On Friday morning, President Trump signed the sweeping tax reform bill recently passed by Congress into law.
Trump's signature official makes the $1.4 trillion tax-cut bill the law of the land, ending months of debate, negotiation, voting, and revoting. Congress gave their approval to the final version  of the bill earlier this week, with the Senate approving the bill 51-48 early Wednesday morning. The House originally voted in favor of the bill on Tuesday, but a technicality forced them to revote on Wednesday, finally passing the bill with a vote of 227-203.
President Trump also signed an emergency funding bill that will keep the government open and operating through January 19. The resolution maintains current levels of funding through that date, and also funds the Children's Health Insurance Program through March.
In a recent statement about the tax bill, President Trump said, "I promised the American people a big, beautiful tax cut for Christmas. With final passage of this legislation, that is exactly what they are getting."
Here's a look at what the changes mean for homeowners, buyers, and sellers:
- Downsized mortgage interest rate deduction: New homebuyers would now only be able to deduct interest on the first $750,000 of mortgage debt on a newly-purchased home—down from the current $1 million thresholds, but higher than the $500,000 limit the House proposed in its tax overhaul in November. While the deduction has helped make homebuying more affordable for some homeowners, buyers in some cities face much higher price tags.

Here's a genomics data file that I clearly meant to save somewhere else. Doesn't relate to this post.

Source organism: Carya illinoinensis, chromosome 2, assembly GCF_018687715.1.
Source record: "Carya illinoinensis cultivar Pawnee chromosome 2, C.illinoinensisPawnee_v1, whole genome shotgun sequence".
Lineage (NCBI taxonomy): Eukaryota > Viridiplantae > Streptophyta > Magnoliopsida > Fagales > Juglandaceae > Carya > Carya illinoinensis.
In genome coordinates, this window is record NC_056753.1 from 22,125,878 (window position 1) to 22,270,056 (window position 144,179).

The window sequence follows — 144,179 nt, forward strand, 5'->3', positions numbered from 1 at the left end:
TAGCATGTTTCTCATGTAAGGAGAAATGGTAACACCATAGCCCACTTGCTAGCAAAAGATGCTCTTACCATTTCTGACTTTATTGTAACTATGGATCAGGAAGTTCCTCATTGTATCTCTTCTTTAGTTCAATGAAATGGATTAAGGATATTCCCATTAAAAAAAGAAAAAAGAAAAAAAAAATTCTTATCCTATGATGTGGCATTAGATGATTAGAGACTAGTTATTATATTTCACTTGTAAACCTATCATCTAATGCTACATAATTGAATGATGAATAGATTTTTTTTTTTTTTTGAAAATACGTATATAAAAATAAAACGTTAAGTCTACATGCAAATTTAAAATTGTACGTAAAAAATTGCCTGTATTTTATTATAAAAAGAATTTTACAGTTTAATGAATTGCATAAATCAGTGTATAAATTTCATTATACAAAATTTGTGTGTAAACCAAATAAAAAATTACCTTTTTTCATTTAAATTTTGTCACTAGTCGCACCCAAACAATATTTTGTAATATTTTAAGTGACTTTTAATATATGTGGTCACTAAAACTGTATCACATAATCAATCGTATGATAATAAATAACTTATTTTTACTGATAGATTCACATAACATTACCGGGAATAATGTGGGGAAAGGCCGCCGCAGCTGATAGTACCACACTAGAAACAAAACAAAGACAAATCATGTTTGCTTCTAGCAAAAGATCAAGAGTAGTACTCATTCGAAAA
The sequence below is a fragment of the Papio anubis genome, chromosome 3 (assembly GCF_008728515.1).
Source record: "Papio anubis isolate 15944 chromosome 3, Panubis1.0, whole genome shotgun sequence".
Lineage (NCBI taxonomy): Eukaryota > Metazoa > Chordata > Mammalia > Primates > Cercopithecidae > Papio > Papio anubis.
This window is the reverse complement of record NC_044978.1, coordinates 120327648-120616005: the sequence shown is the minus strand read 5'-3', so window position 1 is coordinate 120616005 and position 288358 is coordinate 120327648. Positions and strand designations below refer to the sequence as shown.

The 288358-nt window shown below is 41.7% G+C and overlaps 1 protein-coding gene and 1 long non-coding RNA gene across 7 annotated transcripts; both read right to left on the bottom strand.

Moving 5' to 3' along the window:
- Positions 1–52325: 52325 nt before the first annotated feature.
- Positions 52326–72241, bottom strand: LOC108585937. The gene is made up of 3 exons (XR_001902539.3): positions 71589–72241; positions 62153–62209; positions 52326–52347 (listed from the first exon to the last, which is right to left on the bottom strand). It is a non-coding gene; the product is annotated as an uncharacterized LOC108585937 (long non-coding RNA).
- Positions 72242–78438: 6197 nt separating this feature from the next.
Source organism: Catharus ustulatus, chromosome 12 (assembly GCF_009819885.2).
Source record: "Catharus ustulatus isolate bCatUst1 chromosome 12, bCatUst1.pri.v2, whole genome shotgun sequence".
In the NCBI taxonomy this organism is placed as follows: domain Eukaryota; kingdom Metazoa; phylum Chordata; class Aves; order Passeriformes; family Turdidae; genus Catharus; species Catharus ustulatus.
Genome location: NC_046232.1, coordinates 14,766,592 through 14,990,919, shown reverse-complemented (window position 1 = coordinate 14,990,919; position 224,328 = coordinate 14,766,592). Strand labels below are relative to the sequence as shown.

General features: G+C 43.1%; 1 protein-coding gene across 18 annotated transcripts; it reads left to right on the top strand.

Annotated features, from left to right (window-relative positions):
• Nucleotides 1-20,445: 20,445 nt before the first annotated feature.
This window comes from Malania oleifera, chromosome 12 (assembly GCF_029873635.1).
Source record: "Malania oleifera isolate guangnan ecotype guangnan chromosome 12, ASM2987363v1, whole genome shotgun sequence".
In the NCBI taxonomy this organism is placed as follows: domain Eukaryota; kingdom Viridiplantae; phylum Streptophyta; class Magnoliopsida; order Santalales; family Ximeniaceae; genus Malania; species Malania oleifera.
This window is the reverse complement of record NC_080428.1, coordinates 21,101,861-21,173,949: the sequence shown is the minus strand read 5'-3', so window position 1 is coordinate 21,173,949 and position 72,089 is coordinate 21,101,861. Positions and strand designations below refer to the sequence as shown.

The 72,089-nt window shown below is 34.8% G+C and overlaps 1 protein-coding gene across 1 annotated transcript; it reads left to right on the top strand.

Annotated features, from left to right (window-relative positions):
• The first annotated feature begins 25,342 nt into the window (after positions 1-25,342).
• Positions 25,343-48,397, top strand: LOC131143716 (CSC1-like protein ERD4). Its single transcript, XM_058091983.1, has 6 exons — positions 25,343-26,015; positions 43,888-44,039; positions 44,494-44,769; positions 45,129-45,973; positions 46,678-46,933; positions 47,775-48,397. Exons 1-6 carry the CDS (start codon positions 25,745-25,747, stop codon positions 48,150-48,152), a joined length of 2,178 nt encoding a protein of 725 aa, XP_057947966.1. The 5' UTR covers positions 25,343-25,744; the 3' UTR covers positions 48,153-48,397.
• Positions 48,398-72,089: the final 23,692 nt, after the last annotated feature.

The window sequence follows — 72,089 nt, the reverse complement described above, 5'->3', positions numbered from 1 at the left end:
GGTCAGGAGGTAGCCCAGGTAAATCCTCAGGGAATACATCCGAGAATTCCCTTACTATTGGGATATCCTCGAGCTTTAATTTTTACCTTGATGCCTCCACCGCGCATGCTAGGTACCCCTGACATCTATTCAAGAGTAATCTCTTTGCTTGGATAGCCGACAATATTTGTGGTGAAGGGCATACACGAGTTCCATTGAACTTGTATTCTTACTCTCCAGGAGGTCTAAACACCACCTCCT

- Less reason to itemize: Homeowners must itemize their taxes if they want to claim the mortgage interest deduction. But since the final bill calls for nearly doubling the standard deduction, far fewer Americans are expected to itemize.
- Limit on property tax deduction: Taxpayers will no longer be able to fully deduct state and local property taxes plus income or sales taxes. Instead, the legislation allows individuals to deduct up to $10,000 in state and local income and property taxes or state and local property and sales taxes. That means homeowners living in high-tax states like New York, California, and New Jersey could see an increase in what they owe.
- Tax break stays for home sellers: Both the House and Senate bills originally wanted to scale back a tax break for homeowners when they sell their home for profit. Taxpayers will still be able to exclude up to $500,000 (or $250,000 for single filers) from capital gains when they sell their primary home, as long as they've lived there for two of the past five years. Earlier tax reform proposals would have increased the live-in requirement to five out of the last eight years.